Nearly 20 years ago, the Pew Oceans Commission, which I was member of, released a report about the state of our oceans, and it wasn’t pretty. Overfishing, pollution, and habitat destruction were threatening the seas. When the commission ended, I knew one thing, as a sailor, I had to help. One of the biggest issues I saw was other sailors and boaters – an amazingly talented and civic-minded group – were not yet activated on behalf of the oceans we love.
A year later, in 2004, I co-founded Sailors for the Sea along with my friend, Dr. David Treadway, another avid sailor. There were 2.5 million self-identified sailors in the United States at that time. We had no idea how our community would respond. Some of my friends thought I was nuts – “David,” they would tell me “sailors want to go to the party after the regatta, not a rally for the oceans.”
Still, we plunged ahead and set a goal of recruiting one percent, or 25,000 sailors, to join the movement to help save the oceans. We had success in getting attention and created some very important programs including Clean Regattas and Rainy Day Kits (now called KELP, or Kids Environmental Lesson Plans). However, we did not make much headway in hitting our 25,000 number.
Fortunately, we kept at it, ultimately merging with Oceana (one of the largest ocean conservation organizations on the planet), and in the last four years, something has clicked. Much of it is due to the hard work of our team and Oceana, but I think credit should also go to the new generation of sailors entering the sport. They want to become ocean activists and are now finding us. The sailing community seems to be well on its way to becoming a true force for saving the oceans. I am so glad Sailors for the Sea is there to serve them, our community, and the oceans.
Today, we’ve far surpassed our initial goal. In just the last year, we’ve grown an incredible 90% and now count more than 40,000 members—our community of Green Boaters who routinely speak up for our oceans and follow our Green Boating best practices. This is a big win for our oceans. In 2021 alone, more than 47,000 sailors participated in a Clean Regatta—which has potentially kept 675,000 single-use plastic water bottles out of waterways and waste streams—and 768 organizations, sailing programs, and families used our KELP activities to teach kids about marine science and environmental issues. We’ve also now recruited 16 Skippers, volunteer activists who are focused on organizing their local marinas, clubs, and community.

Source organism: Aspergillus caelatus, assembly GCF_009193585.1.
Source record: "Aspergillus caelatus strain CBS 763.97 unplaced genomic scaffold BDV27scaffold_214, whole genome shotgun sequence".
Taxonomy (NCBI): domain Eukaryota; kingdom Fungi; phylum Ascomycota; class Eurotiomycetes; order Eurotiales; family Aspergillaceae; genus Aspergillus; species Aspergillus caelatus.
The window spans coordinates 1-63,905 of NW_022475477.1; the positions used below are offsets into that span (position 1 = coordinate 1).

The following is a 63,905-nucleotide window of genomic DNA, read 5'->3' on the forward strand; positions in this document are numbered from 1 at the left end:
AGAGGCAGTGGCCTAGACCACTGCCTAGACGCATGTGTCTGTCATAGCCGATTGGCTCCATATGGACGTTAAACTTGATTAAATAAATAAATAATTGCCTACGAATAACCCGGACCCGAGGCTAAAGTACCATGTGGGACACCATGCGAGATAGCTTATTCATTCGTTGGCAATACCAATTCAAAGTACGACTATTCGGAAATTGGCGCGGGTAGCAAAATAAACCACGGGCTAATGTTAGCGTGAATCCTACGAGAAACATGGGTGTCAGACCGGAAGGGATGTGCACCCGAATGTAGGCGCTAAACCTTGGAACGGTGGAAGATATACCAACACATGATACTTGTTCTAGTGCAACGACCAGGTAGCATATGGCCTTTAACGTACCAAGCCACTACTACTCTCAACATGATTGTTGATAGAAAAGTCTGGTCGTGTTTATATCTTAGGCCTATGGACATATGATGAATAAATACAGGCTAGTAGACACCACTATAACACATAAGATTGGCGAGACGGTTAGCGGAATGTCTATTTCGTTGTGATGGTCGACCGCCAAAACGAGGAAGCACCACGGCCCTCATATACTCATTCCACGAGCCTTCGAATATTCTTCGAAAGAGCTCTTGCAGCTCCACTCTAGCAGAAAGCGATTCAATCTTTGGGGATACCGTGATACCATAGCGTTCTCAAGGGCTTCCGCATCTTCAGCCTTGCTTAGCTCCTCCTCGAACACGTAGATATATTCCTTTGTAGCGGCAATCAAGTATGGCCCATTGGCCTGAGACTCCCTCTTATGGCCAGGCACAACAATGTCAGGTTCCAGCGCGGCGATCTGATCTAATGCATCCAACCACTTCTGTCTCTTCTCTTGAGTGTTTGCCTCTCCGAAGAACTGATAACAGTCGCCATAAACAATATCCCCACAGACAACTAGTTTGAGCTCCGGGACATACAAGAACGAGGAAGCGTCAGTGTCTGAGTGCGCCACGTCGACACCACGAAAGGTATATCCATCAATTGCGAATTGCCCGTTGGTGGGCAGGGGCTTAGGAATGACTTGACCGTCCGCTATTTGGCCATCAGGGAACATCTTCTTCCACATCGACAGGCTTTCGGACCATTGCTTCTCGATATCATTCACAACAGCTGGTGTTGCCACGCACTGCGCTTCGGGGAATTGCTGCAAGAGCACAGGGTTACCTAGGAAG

While there have been many gains over the last two decades, the oceans need our help now more than ever. Many of the problems that we uncovered in the Pew Oceans Commission report still exist – coastal development, invasive species, overfishing, and of course climate change are all taking a toll. Finding and implementing solutions takes vigilance, dedication, and commitment. But it’s worth it.
As sailors, we know that life on land and in the oceans is inextricably linked, and the quality of our life—from the food we eat to the air we breathe—depends on a healthy, thriving, and biodiverse ocean. The good news is that we can achieve this.
What are some things you can do? First and foremost, be an ocean advocate. Support the people and the policies that can make real, positive changes for our oceans. Whether you’re a sailor or just someone who cares about the oceans, you can sign up to become a Sailors for the Sea “Green Boater”. The more this community grows, the larger impact we can have. Are you involved with any sort of event planning? While our Clean Regattas sustainability initiatives are targeted at water-based events, most of the best practices can be implemented at any event. Have kids in your life? Take a look at our Kids Environmental Lesson Plans. It’s never too early to foster a love for the environment and improve ocean literacy.
The health of our oceans depends on all of us, and the actions we take today to protect it help secure a better future for everyone.
For the oceans, David Rockefeller, Jr.
Founder, Sailors for the Sea